With its tight, cohesive thesis on writers and their families, Colm Toibin's (The Empty Family) excellent collection of essays New Ways To Kill Your Mother is the product of a writer with both an impressively patient and committed mind for research as well as an indefatigable love of literature. Those readers familiar with Colm Toibin's excellent fiction could imagine that the author has been working towards this collection since the publication of his first novel in 1990; many themes and literary references at work in Toibin's novels are revealed here, extrapolated straight from the source.
With the exception of a free-floating preamble of an essay on Henry James and Jane Austen, New Ways To Kill Your Mother is divided into two sections: essays about "Ireland" and essays about "Elsewhere". Each brilliantly renders a renowned author amidst their incompatible family; with an impressive breadth of research, Toibin shows how each of these familiar literary names not only struggled to find their identity amidst their clan but how they also sought professional acceptance among literary circles. Further, the shadow of one's lineage proves equally hard to reconcile for many of these writers. In an essay on Sebastian Barry and early 21st Century Irish theatre, Toibin explains,
"there was only one world, the one that had collapsed and had brought down a reign of terror, or a reign of madness, with no other world come to replace it. These men were static villains, caught in dramatic headlights, willing to destroy, living in a dream of the past."
By expanding the literary concept of "the father" to include "the fatherland", Toibin allows his essays to venture into the realm of political and geographical history with as much confidence as they address the immediate family.
On their own, these essays are frightfully good, but together New Ways To Kill Your Mother results in something more. Toibin is a writer's writer, and one clearly influenced by many great literary classics. Taking into account the selection of authors he includes in New Ways, as well as the heavy lean towards Irish literature, it could be considered that this collection of essays is Toibin's attempt at confronting his own literary family. While Yeats, Borges and Beckett may have directly influenced Toibin's mesmerizing prose, these writers (and really all those mentioned in New Ways) are the minds that have drastically shaped the current state of contemporary literature. Tobin may be working through some things privately, but those readers who lean towards the literary can join him in confronting your mutual parents.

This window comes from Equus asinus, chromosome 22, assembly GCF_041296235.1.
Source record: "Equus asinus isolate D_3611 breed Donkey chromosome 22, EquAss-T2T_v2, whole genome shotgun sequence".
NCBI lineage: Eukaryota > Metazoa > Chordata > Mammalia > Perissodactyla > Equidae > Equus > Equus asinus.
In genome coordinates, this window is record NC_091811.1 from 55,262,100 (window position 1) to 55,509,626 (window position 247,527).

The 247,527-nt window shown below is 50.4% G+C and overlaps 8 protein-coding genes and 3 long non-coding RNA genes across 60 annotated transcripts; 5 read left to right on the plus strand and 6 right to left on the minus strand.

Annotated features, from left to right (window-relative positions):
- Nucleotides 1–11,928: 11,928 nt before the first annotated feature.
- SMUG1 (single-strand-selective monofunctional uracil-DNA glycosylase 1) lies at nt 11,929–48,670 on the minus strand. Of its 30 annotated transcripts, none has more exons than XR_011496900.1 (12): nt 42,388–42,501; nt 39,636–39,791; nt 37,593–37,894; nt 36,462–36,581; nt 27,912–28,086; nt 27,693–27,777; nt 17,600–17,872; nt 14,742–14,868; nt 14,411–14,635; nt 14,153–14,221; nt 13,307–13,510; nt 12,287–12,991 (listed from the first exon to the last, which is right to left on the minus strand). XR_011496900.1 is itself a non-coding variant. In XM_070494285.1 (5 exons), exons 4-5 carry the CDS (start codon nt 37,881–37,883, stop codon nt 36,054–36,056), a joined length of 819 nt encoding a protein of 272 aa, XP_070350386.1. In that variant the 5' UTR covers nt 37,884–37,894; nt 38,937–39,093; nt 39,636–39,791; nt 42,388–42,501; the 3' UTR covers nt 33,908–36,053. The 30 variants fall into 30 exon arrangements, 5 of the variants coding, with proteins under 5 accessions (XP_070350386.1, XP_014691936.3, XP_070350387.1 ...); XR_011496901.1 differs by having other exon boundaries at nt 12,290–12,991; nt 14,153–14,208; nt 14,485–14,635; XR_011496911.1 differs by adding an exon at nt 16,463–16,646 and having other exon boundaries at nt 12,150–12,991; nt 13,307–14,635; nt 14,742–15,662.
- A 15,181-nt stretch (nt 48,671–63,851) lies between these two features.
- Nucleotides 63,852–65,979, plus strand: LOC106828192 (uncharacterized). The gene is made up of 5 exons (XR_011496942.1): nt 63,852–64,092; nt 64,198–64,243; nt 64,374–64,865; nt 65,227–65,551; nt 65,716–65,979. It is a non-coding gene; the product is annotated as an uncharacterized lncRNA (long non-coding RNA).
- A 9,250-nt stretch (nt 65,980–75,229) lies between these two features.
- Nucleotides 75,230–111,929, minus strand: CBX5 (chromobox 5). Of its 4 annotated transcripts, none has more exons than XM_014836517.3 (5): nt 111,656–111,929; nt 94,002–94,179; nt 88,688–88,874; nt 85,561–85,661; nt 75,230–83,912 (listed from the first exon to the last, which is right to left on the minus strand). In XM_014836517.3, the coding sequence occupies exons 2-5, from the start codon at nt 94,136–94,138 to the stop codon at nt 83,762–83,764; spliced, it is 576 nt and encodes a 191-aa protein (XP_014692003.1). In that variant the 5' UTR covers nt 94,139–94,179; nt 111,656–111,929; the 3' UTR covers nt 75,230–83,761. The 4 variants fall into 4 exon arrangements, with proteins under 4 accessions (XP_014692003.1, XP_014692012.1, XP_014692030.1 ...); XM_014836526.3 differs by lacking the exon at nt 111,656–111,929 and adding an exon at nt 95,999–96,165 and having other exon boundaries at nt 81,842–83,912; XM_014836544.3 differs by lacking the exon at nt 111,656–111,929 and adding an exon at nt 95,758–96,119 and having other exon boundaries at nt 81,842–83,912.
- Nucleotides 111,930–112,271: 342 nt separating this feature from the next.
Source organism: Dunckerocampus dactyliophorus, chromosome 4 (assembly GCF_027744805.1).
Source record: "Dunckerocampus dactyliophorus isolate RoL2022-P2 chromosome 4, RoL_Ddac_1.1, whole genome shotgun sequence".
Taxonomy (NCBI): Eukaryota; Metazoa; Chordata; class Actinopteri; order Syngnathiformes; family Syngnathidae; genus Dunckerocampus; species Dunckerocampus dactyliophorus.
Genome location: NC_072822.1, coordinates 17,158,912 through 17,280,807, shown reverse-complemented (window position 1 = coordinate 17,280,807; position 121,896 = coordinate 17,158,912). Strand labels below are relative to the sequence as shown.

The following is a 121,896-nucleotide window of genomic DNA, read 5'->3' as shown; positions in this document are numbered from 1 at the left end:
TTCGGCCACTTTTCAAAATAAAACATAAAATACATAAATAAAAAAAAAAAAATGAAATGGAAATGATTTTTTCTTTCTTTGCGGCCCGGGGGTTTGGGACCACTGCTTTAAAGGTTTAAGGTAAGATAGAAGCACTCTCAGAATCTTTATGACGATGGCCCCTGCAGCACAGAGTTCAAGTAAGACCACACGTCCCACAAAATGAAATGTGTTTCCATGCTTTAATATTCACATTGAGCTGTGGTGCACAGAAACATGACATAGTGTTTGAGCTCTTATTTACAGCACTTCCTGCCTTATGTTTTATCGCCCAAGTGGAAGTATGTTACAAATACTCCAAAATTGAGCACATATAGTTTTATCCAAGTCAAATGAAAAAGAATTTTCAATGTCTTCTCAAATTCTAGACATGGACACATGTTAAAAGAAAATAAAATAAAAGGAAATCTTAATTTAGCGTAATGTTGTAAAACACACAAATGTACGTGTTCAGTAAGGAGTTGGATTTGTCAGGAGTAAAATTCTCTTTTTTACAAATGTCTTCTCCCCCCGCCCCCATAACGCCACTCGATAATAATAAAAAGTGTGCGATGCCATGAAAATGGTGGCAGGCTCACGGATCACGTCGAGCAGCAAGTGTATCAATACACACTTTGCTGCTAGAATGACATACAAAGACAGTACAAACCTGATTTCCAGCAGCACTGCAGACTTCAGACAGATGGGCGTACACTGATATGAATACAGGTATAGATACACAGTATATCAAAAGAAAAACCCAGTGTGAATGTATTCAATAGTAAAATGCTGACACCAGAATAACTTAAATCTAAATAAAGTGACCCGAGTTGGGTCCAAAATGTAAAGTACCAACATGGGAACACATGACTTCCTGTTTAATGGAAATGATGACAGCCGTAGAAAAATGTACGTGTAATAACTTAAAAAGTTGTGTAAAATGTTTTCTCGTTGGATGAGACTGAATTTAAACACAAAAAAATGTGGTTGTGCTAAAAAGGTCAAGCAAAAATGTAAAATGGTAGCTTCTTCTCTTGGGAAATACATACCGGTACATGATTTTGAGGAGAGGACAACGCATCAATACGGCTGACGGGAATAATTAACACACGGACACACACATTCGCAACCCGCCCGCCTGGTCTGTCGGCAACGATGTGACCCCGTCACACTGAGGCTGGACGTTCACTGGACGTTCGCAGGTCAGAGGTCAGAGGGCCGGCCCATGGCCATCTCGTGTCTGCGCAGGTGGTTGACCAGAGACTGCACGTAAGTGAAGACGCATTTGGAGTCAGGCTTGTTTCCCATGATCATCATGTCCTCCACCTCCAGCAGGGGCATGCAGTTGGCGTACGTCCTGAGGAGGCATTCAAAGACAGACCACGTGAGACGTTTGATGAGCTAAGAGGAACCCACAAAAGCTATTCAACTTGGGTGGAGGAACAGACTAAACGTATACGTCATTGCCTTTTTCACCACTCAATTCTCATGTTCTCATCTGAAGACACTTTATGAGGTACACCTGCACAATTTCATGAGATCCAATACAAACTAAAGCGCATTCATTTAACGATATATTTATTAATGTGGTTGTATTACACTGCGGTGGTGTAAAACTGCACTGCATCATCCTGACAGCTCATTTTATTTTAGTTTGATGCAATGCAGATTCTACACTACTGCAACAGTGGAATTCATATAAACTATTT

"In his poems he worked a gnarled edgy sound against the singing line; he played a language dense with metaphor and suggestion against images and rhythms of pure soaring beauty. His syntax had something hard and glittering in it, utterly surprising."
Toibin's grace as an essayist glows through his text as he compassionately recounts anecdotes of Tennessee Williams and his disturbed sister, Beckett and his mother, W.B Yeats and his father; these stories are fascinating and express a deeply relatable heartbreak as Toibin delves into the knotted roots of their difficult family dynamics. For example: as W.B. Yeats found his literary notoriety rising, he also found a desperate competitor in his father. In a series of unanswered letters, proud father John Butler Yeats consistently wrote his son of his quixotic plans to become a famous playwright. He spent years talking about his play without writing a single scene, and with each new letter, John Butler further positioned himself to be broken by his own son. As Toibin explains:
Toibin effortlessly expands these tensions between parents and their children to include the more private struggle of understanding and accepting one's own sexuality. It may seem obvious that homosexually is one of the most prevalent of the titular "ways" to complicate a family, but Toibin shows that that uncertainty and struggle with acceptance is different for each of these writers, despite their shared profession. Thomas Mann, for instance, finds his attraction towards the same sex pointed towards his confident and moderately successful son Klaus. As taboo as that may be, it's interesting to see how that attraction lines up with John Cheever, a gay man uncomfortably and aggressively stuck in a heterosexual marriage, fenced in by white picket.
New Ways reminds readers that sexuality is not simply a characteristic, but a uniquely defining facet able to shape how these people grow and how they write. And, when situated in the context of contemporary literature as a whole, that struggle with sexual identity could directly coordinate to how we read and write today.
New Ways To Kill Your Mother asks a lot of its readers, but the book is not entirely out of reach to the lesser well-read. Those who are familiar with all of the writers Toibin discusses will surely be the most receptive audience, but Toibin does his best not to exclude those with a more casual library. In fact, New Ways To Kill Your Mother is such an impressive feat that some might even take its publication as an invitation to return to the classics, and as a welcomed challenge to become a better reader.